A Story of Courage, Commitment, and 26.2 Miles

This is Sonya Harrington, and she is a marathoner. Sonya (1)

Of course, that wasn’t always the case for Sonya. Just 7 short months ago, she showed up at a Fall Marathon Informational Meeting at Fleet Feet Sports in Schererville, Indiana to gather details on what it would take to complete 18 weeks of training to prepare to run the Chicago Marathon.

Many “would be” first time marathoners come to these meetings, but after seeing the intense amount of training that is required to successfully complete a marathon…never come back – only Sonya did come back, and that is where her journey began.

Continue reading “A Story of Courage, Commitment, and 26.2 Miles”

Inside the Mind of an Endurance Athlete

Endurance – the ability to continue with an unpleasant or difficult situation, experience, or activity over a long period of time.

Sounds simple, right? Some describe it as becoming comfortable with being uncomfortable. Marathoners, Ultra Marathoners, Ironmen and Ironwomen, and others who push their bodies past the normal limits of exhaustion, for hours and sometimes days, are a truly unique breed of athletes.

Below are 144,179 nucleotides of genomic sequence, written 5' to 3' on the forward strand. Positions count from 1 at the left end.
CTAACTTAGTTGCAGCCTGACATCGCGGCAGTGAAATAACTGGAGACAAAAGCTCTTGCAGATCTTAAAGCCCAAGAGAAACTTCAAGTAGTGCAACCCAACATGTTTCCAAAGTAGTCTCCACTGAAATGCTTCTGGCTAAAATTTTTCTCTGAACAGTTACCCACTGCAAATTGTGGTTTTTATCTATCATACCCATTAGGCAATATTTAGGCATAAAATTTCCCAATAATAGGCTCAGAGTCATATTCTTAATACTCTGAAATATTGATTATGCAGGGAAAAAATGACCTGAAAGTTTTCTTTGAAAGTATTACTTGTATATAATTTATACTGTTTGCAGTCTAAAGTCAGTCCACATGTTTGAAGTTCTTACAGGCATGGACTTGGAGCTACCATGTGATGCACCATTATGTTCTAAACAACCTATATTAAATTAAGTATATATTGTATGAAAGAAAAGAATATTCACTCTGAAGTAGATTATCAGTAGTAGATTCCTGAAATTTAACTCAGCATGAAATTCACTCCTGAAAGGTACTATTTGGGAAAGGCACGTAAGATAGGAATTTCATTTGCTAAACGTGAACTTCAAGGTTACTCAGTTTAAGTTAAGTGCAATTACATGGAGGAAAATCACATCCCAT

“I’m a distance runner. I’ve been trained to keep going, even when it’s hard, when it hurts, when it sucks, when I don’t want to. I look past it. Relentless forward progress to the finish. Call it what you want; stubbornness, endurance, determination, guts. Deep down, I don’t know how to give up.”

Half of one percent of the U.S. population has completed a marathon (26.2 miles). Sounds crazy doesn’t it? It is, but think about foot races that cover 50, 100, 150, 200 miles, and more.

Then there are Ironman events which feature a 2.4 mile swim immediately followed by a 112 mile bike ride, followed by a full marathon. That’s over 170 miles back-to-back-to-back. Better yet, how about a double Ironman, or a triple length Ironman? Are you sensing the crazy yet?

These are distances that will keep athletes on their feet from multiple hours, to days at a time with little to no rest.